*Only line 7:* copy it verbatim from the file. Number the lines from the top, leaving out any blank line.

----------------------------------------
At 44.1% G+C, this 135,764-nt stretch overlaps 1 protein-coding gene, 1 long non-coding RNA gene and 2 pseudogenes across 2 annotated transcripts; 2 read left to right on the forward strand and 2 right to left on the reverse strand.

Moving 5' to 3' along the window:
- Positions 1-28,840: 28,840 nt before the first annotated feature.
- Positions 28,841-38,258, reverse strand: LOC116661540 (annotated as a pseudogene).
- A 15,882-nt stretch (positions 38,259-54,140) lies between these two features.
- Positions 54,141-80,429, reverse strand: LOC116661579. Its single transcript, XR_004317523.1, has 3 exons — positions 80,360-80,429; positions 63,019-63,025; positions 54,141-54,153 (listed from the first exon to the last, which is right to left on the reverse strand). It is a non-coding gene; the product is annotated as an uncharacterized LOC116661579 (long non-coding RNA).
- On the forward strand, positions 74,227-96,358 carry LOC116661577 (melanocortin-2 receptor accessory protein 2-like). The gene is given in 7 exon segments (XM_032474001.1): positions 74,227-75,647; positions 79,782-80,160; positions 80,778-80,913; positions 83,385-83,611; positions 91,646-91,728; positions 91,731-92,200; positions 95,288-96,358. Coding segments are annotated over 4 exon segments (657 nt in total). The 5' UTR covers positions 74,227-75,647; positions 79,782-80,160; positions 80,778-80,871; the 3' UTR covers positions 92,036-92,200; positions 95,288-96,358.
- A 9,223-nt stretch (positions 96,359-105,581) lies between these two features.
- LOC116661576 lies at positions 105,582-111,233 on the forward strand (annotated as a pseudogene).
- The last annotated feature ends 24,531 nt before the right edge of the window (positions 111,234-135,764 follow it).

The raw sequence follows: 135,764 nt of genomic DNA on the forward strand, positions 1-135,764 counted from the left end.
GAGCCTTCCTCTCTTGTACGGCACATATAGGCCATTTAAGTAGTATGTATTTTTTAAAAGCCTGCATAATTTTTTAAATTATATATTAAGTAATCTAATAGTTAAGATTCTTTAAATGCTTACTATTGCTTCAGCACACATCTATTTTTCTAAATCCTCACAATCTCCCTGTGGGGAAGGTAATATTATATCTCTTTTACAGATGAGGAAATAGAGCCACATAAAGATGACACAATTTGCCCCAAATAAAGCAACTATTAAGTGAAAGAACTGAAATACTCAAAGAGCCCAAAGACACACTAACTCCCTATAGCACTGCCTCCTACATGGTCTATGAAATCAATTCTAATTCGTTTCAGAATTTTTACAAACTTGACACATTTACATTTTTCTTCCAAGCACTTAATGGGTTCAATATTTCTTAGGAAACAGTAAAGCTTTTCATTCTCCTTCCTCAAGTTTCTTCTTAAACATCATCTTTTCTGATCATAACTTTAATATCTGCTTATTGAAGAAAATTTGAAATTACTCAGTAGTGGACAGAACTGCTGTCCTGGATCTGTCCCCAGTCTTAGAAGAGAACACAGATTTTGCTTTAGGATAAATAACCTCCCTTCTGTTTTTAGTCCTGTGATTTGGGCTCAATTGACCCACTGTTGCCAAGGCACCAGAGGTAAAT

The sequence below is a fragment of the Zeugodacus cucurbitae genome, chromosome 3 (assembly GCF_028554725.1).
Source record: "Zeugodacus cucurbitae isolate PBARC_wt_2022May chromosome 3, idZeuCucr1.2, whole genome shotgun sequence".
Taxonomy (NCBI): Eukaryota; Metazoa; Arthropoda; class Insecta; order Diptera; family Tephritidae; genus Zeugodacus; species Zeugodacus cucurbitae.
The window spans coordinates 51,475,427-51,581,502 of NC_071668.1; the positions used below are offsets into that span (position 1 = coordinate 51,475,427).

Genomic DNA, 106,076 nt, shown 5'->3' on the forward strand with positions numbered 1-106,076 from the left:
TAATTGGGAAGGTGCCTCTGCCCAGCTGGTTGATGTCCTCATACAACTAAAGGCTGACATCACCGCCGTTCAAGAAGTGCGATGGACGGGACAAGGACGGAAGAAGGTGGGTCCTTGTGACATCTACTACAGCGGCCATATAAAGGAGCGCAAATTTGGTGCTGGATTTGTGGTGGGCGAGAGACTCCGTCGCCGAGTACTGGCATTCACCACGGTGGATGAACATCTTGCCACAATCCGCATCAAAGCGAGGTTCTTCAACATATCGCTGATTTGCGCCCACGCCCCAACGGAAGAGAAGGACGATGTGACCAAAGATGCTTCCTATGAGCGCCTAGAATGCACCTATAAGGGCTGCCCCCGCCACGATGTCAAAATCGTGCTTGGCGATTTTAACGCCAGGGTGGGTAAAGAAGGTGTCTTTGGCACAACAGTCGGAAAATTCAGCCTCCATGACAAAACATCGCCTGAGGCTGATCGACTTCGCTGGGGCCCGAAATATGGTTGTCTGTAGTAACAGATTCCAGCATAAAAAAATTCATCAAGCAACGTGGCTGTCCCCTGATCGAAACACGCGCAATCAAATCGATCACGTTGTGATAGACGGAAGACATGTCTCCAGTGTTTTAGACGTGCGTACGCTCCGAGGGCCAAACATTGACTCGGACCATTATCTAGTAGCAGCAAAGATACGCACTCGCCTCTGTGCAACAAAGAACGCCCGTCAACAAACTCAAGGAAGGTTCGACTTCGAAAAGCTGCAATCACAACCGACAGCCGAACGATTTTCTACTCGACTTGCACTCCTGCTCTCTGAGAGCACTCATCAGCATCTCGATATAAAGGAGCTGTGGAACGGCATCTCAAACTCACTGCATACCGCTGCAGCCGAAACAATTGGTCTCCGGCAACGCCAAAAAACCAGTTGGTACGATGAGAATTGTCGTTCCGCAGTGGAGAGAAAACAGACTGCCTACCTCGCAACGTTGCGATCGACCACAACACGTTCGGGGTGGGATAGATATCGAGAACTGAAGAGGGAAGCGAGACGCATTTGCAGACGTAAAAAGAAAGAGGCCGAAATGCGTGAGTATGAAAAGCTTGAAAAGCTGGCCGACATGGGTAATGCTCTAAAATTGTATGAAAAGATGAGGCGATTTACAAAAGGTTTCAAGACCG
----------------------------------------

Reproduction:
- On the forward strand, positions 74,227-96,358 carry LOC116661577 (melanocortin-2 receptor accessory protein 2-like). The gene is given in 7 exon segments (XM_032474001.1): positions 74,227-75,647; positions 79,782-80,160; positions 80,778-80,913; positions 83,385-83,611; positions 91,646-91,728; positions 91,731-92,200; positions 95,288-96,358. Coding segments are annotated over 4 exon segments (657 nt in total). The 5' UTR covers positions 74,227-75,647; positions 79,782-80,160; positions 80,778-80,871; the 3' UTR covers positions 92,036-92,200; positions 95,288-96,358.